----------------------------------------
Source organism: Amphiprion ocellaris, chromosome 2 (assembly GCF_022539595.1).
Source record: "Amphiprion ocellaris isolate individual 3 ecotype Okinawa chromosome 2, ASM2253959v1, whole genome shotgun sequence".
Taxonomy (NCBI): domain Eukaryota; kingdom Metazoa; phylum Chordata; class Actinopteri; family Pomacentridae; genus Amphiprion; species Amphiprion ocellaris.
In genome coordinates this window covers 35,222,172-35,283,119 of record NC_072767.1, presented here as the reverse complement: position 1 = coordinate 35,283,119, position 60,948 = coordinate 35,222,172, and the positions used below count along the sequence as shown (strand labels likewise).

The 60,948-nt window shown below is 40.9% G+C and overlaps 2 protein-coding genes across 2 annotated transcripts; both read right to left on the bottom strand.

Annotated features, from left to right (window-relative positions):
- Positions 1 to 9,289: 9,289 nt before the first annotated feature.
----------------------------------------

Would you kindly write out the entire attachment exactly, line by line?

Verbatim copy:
Source organism: Amphiprion ocellaris, chromosome 2 (assembly GCF_022539595.1).
Source record: "Amphiprion ocellaris isolate individual 3 ecotype Okinawa chromosome 2, ASM2253959v1, whole genome shotgun sequence".
Taxonomy (NCBI): domain Eukaryota; kingdom Metazoa; phylum Chordata; class Actinopteri; family Pomacentridae; genus Amphiprion; species Amphiprion ocellaris.
In genome coordinates this window covers 35,222,172-35,283,119 of record NC_072767.1, presented here as the reverse complement: position 1 = coordinate 35,283,119, position 60,948 = coordinate 35,222,172, and the positions used below count along the sequence as shown (strand labels likewise).

The 60,948-nt window shown below is 40.9% G+C and overlaps 2 protein-coding genes across 2 annotated transcripts; both read right to left on the bottom strand.

Annotated features, from left to right (window-relative positions):
- Positions 1 to 9,289: 9,289 nt before the first annotated feature.